EnglishEdit

Etymology 1Edit

From Middle Dutch vrouwe (lady), from Old Dutch *frōwa, from Proto-West Germanic [Term?], from Proto-Germanic *frawjǭ (lady, mistress), from Proto-Indo-European *prōw- (right; judge, master).

Cognate with Dutch vrouw (woman, wife, lady, mistress), Low German frouw, frauw (woman, wife, lady), German Frau (woman, wife, lady), Swedish fru, Icelandic freyja (lady, mistress, in compounds), Old English frōwe (woman), Old English frēa (lord, master, husband). Doublet of frau and vrouw.

PronunciationEdit

  • IPA(key): /fɹaʊ/
  • (file)

NounEdit

frow (plural frows)

  1. A woman; a wife, especially a Dutch or German one.
  2. (obsolete) A slovenly woman; a wench; a lusty woman.
  3. (obsolete) A big, fat woman; a slovenly, coarse, or untidy woman; a woman of low character.

Etymology 2Edit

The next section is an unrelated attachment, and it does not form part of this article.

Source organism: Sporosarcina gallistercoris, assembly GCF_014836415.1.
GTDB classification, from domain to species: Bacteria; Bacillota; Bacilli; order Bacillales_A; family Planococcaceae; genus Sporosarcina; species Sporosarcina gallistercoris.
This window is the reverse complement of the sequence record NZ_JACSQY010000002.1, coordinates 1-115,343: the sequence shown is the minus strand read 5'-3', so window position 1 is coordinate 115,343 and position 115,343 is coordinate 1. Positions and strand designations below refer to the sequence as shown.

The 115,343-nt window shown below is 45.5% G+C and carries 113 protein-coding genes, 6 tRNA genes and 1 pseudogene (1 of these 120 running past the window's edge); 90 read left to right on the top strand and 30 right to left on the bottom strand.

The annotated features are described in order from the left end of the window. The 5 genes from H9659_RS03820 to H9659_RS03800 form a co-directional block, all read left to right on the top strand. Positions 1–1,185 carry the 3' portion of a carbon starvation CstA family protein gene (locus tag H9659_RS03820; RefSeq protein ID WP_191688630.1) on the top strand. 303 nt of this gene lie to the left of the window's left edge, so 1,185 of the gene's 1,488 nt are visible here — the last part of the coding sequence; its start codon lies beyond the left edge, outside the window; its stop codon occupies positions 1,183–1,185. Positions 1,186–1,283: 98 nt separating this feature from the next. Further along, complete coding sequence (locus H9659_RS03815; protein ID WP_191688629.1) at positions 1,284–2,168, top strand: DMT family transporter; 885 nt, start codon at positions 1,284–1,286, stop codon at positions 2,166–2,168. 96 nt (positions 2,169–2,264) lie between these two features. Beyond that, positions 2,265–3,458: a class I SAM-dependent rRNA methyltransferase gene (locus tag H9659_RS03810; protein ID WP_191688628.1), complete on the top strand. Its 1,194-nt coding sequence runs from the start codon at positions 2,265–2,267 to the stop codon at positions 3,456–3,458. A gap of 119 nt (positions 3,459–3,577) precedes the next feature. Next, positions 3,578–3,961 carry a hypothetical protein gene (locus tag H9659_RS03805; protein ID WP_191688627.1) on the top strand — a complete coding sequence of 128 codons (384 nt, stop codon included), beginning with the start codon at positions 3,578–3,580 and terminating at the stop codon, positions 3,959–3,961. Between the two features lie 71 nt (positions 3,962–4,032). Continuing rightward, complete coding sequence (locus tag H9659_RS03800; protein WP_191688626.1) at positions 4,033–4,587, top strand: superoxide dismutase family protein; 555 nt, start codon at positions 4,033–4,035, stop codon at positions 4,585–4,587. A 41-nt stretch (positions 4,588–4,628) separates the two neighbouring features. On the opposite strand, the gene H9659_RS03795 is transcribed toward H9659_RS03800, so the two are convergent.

PronunciationEdit

NounEdit

frow (plural frows)

  1. Alternative spelling of froe (cleaving tool)

Etymology 3Edit

From Middle English frow, frough, frogh, frouh, frouȝ (brittle; tender; fickle; slack; loose), cognate with Scots frooch, freuch (dry and brittle). Of obscure origin. Perhaps also related to Middle Dutch vro, vroo, Middle Low German vrô, German froh.

AdjectiveEdit

frow (comparative more frow, superlative most frow)

  1. (now chiefly dialectal) Brittle; tender; crisp
Derived termsEdit

Etymology 4Edit

Compare frower.

NounEdit

frow (plural frows)

  1. A cleaving tool with handle at right angles to the blade, for splitting cask staves and shingles from the block; a frower.

Part or all of this entry has been imported from the 1913 edition of Webster’s Dictionary, which is now free of copyright and hence in the public domain. The imported definitions may be significantly out of date, and any more recent senses may be completely missing.
(See the entry for frow in
Webster’s Revised Unabridged Dictionary, G. & C. Merriam, 1913.)

AnagramsEdit


Sranan TongoEdit

EtymologyEdit

From Dutch vrouw.

NounEdit

frow

  1. woman
    Synonym: uma
  2. wife
    Synonym: wefi